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What do you cook in your Carbon-Steel Skillet?

I'd like to add a Carbon-Steel skillet to my collection of cast iron and All-Clad pots and pans. I have no experience with this material however, and I was hoping the Food52 community might offer some advice on how you use your pan.

Trena is a trusted source on general cooking.

asked over 1 year ago

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7 answers 1898 views
23d08e08 3b57 4e81 adcd 91701fc50809  fb avatar
added over 1 year ago

Paella pans are traditionally carbon steel; apart from that, it's limited in my kitchen to knives.

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cv
added over 1 year ago

Woks are also traditionally carbon steel.

23d08e08 3b57 4e81 adcd 91701fc50809  fb avatar
added over 1 year ago

CV- c'est vrai- haven't used my traditional wok or kadhai in some time, but I think my Joyce Chen is carbon steel under the non stick.

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cv
added over 1 year ago

Eggs, for one. Also potatoes.

Carbon steel is also the traditional pan material for crepe pans, if you're into that sort of thing.

In a traditional French restaurant kitchen, a carbon steel pan is the standard fry pan. Want to sear a duck breast? Carbon steel skillet. Want to reheat a duck confit thigh? Carbon steel skillet. Want to cook bacon? Carbon steel skillet.

I have a set of de Buyer carbon steel skillets. One thing I find is that their sloped sides and longer handles are far better for flipping things than a standard cast iron skillet. American-style cast iron skillets have short handles and steep sides which don't help perform this action (sauté or literally "jump").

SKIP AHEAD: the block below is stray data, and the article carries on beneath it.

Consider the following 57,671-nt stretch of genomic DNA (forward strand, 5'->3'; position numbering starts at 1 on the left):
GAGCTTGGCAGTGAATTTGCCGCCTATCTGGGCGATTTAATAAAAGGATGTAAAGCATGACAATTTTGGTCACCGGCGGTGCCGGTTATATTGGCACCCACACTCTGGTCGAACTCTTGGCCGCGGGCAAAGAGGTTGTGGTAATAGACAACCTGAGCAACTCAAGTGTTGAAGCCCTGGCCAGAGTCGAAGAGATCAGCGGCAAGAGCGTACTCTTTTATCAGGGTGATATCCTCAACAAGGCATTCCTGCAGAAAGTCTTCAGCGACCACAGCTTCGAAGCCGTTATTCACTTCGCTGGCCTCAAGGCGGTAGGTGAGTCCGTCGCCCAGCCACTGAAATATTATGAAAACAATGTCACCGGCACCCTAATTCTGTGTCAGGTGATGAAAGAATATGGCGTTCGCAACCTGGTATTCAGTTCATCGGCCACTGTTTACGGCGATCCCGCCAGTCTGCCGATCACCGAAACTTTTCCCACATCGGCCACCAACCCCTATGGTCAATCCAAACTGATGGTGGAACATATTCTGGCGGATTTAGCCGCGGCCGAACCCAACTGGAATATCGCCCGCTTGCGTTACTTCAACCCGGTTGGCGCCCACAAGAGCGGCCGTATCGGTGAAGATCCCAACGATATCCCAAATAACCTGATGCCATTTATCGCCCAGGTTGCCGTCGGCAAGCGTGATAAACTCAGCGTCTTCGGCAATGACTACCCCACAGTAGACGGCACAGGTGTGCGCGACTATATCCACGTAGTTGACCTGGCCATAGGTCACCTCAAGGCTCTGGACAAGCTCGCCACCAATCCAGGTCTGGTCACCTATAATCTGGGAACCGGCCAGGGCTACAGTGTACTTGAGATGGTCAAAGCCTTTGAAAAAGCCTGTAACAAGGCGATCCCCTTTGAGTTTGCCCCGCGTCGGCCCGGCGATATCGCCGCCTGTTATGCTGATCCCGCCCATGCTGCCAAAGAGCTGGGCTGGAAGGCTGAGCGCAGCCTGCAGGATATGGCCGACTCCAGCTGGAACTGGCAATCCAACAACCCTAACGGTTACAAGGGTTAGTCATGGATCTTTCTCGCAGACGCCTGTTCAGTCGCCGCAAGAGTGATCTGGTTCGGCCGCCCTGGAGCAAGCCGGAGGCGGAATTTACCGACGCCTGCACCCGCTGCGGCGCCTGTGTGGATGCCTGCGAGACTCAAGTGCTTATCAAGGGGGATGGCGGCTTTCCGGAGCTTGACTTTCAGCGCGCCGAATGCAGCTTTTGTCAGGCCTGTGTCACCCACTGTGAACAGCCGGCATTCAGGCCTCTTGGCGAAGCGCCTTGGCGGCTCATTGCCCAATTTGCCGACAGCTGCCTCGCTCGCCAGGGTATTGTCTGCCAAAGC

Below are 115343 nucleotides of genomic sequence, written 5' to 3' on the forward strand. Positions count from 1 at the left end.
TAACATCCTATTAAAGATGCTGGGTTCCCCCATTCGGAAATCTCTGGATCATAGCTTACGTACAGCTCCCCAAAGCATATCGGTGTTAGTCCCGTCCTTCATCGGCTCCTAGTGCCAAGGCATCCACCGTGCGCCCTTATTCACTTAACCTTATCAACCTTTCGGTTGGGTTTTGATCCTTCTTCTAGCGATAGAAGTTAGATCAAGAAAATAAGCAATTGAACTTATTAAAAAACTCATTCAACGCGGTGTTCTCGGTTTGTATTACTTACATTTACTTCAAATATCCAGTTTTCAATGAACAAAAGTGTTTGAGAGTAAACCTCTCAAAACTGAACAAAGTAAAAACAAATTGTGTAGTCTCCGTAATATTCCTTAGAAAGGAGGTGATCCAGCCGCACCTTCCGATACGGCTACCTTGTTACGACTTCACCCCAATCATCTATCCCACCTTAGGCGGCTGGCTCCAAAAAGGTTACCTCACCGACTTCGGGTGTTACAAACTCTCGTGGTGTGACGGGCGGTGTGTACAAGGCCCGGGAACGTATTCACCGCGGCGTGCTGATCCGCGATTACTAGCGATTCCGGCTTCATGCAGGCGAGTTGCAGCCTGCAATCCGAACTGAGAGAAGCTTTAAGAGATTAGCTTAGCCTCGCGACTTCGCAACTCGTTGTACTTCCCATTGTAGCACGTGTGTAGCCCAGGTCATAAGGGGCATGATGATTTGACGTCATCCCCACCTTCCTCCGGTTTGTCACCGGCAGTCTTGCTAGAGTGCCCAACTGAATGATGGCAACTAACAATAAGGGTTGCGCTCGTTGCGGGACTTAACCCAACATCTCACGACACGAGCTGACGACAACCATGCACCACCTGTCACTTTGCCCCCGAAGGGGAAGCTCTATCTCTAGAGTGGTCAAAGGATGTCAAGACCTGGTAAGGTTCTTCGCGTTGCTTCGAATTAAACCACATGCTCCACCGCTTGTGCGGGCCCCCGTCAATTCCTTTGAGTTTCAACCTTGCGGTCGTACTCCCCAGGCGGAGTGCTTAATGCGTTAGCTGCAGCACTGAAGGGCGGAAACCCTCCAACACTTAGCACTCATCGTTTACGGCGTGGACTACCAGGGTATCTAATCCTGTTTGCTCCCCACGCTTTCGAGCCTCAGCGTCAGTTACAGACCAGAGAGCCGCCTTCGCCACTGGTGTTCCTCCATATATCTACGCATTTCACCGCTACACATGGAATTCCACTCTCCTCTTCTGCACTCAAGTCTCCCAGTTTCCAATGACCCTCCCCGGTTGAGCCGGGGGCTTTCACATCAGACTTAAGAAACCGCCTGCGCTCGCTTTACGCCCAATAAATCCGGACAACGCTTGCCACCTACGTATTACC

In many ways an American-style cast iron skillet is a pretty close replacement for a carbon steel skillet, but for sure, some of the carbon steel ones are designed for way better handling.

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cv
added over 1 year ago

Of course, there's a detailed feature from Daniel Gritzer at Serious Eats:

http://www.seriouseats...

comparing carbon steel to cast iron. As I noted below, Gritzer also mentions the superiority of the typical carbon steel skillet design for sautéing small items (a photo accompanies the article).

The Serious Eats article links to a Mafter Bourgeat pan at Amazon, very similar to the Mauviels that Food52 sells. Both appear to be comparable to my deBuyer pans.

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pierino

pierino is a trusted source on General Cooking and Tough Love.

added over 1 year ago

I'd add bacon to that combination as well. In any case it's a good way to season a new carbon steel pan. Cut bacon strips into halves or quarters and melt down into fatty goodness.

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23b88974 7a89 4ef5 a567 d442bb75da04  avatar
added over 1 year ago

I also have a set of deBuyer pans and agree that they are very versatile. I mostly sautee and use like a wok since they have a large stove surface contact. Like a seasoned cast iron pan, I don't use them for braising. I imagine that the acid ingredients would strip away the pan's patina and it wouldn't taste as good as one made in a porcelainized cast iron Dutch oven.

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